Throughout the entire planet the devoted followers of Bahá'u'lláh are labouring to develop further the Bahá'í Administrative Order described by the Guardian "not only as the nucleus but the very pattern of the New World Order", thus setting the foundation for a world civilization destined to yield its dazzling splendour in the centuries to come. They do so notwithstanding the conditions of turmoil and disorder alluded to by Bahá'u'lláh in affirming that "the world's equilibrium hath been upset through the vibrating influence of this most great, this new World Order. Mankind's ordered life hath been revolutionized through the agency of this unique, this wondrous System--the like of which mortal eyes have never witnessed."

With the concerted worldwide endeavour to advance the process of entry by troops gathering momentum through implementation of the provisions of the Five Year Plan, it is now opportune that the believers everywhere give greater attention to strengthen the process by which Assemblies, national and local, are elected. The manner of participation by all adult members of the community in these elections is a distinguishing feature of the System of Bahá'u'lláh; for it is a bounden duty that confers a high privilege upon every Bahá'í to select, as a responsible citizen of the new world being brought into existence, the composition of the institutions having authority over the functioning of the Bahá'í community. In this regard, indifference and neglect on the part of any believer are alien to the spirit of the Cause. The friends must strive ceaselessly to avoid being contaminated with these destructive attitudes, which have inflicted such damage on the integrity and authority of the institutions of a declining world order.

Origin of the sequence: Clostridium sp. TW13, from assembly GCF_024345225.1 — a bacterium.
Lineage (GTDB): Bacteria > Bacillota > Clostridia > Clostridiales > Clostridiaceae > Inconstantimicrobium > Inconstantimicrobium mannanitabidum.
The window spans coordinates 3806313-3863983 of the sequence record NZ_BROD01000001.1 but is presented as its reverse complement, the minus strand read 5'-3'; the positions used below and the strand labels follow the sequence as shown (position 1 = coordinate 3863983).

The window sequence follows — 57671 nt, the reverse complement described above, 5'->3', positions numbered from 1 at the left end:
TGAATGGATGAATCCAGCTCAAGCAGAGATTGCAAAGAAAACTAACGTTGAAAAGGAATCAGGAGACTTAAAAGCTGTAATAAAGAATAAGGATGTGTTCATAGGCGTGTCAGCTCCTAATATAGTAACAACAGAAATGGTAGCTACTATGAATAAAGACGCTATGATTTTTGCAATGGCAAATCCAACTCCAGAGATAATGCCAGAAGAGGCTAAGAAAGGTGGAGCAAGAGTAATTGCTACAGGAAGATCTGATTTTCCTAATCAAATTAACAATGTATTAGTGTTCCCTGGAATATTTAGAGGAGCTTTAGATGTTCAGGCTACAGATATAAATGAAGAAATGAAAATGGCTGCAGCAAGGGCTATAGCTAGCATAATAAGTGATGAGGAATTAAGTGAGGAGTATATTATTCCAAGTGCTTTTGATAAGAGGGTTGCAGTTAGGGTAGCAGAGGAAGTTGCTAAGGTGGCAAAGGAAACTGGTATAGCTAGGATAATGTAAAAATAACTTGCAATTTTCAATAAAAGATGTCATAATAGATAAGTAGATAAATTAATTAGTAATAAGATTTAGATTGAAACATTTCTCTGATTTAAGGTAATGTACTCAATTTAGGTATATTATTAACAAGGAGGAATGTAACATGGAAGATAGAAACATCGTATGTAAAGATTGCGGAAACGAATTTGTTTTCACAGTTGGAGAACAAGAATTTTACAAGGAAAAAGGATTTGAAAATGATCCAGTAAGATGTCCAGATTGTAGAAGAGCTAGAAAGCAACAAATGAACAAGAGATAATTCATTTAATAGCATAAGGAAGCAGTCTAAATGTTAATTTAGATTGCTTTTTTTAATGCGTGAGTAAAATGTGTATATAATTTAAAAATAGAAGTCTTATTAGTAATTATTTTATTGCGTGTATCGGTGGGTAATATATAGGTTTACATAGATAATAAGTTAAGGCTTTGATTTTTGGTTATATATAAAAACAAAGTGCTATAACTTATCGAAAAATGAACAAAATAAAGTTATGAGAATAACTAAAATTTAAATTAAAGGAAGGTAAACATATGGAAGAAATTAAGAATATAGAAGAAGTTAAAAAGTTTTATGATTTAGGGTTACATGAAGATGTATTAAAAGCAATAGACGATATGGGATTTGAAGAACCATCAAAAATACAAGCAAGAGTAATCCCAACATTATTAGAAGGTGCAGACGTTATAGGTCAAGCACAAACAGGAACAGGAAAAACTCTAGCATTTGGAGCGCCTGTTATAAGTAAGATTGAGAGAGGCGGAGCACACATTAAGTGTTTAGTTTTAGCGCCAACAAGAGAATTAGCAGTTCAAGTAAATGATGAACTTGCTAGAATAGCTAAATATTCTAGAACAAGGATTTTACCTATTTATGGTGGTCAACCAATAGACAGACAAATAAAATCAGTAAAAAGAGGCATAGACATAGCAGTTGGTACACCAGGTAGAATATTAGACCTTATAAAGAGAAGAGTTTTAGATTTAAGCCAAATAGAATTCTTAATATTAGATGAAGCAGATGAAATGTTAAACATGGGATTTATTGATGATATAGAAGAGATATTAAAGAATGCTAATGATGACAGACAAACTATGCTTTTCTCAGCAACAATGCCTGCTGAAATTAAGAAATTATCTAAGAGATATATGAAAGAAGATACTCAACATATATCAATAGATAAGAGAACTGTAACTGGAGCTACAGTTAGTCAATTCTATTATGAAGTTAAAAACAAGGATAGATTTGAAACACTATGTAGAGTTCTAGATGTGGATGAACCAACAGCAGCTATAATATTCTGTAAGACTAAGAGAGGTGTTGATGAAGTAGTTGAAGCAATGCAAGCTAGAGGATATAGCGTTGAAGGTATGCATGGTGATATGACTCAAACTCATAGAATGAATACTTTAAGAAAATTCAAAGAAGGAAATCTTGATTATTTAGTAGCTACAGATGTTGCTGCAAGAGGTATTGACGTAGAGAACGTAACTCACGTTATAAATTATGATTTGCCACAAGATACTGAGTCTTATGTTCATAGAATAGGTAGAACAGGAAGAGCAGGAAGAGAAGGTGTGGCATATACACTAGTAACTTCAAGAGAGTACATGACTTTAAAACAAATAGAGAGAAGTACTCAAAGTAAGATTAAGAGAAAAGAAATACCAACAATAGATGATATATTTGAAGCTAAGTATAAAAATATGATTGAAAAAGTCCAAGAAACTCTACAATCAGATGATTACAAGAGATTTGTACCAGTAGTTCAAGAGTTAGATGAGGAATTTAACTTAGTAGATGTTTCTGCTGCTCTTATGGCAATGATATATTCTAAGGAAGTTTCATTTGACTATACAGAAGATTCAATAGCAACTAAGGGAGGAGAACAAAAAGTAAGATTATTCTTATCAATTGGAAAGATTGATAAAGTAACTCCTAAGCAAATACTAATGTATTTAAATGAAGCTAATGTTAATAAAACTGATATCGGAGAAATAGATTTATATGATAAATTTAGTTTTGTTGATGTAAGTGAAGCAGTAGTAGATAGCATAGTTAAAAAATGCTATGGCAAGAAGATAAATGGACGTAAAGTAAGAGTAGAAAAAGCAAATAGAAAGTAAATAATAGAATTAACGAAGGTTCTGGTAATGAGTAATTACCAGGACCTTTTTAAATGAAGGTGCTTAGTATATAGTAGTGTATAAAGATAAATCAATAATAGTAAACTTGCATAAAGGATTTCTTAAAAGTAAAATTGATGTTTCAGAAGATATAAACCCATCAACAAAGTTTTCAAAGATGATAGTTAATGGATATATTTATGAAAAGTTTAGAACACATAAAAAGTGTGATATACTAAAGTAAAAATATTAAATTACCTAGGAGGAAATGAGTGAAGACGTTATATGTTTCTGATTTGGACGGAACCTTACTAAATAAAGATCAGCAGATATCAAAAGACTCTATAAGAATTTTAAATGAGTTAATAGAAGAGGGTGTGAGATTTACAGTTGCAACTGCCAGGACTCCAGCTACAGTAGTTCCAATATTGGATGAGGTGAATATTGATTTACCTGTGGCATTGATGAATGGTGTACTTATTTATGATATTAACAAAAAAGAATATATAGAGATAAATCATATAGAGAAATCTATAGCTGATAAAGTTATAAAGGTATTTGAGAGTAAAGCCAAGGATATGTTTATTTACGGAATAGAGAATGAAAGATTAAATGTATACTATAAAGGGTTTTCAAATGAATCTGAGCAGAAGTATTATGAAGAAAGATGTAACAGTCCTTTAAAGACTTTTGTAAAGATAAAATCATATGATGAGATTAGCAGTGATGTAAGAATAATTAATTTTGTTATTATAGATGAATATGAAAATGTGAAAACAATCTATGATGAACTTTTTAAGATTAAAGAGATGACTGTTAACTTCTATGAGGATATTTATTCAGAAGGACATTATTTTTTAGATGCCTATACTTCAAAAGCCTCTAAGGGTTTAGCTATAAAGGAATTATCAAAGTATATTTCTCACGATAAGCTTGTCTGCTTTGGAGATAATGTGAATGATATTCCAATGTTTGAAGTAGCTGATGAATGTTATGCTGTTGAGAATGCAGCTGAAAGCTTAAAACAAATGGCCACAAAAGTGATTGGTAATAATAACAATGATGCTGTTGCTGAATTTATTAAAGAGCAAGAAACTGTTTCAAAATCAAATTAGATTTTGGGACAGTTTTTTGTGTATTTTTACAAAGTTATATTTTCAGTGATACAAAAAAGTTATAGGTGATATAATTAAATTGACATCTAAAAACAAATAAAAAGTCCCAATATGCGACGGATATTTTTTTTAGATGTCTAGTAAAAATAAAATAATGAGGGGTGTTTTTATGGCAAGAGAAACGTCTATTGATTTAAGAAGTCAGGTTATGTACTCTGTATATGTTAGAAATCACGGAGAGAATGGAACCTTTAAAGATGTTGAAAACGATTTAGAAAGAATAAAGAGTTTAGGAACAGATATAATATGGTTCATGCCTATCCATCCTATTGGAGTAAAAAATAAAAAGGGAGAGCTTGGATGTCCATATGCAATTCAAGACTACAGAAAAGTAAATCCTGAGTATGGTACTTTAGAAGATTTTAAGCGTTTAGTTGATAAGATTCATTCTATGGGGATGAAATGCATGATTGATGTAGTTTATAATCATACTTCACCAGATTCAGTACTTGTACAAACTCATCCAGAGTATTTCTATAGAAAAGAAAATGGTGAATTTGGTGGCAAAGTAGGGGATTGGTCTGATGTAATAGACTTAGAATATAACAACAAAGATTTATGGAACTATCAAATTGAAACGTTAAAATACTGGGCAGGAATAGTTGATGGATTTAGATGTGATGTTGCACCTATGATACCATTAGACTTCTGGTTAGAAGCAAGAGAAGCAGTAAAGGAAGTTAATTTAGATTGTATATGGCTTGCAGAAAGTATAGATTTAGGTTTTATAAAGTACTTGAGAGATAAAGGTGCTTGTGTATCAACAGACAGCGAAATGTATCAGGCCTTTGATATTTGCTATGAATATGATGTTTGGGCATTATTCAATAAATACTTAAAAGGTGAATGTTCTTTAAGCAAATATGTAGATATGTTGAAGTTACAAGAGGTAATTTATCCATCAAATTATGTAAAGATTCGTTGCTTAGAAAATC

In describing Bahá'í elections, Shoghi Effendi, through a letter written on his behalf, conveyed that "Bahá'í electoral procedures and methods have, indeed, for one of their purposes the development in every believer of the spirit of responsibility. By emphasizing the necessity of maintaining his full freedom in the elections, they make it incumbent upon him to become an active and well-informed member of the Bahá'í community in which he lives."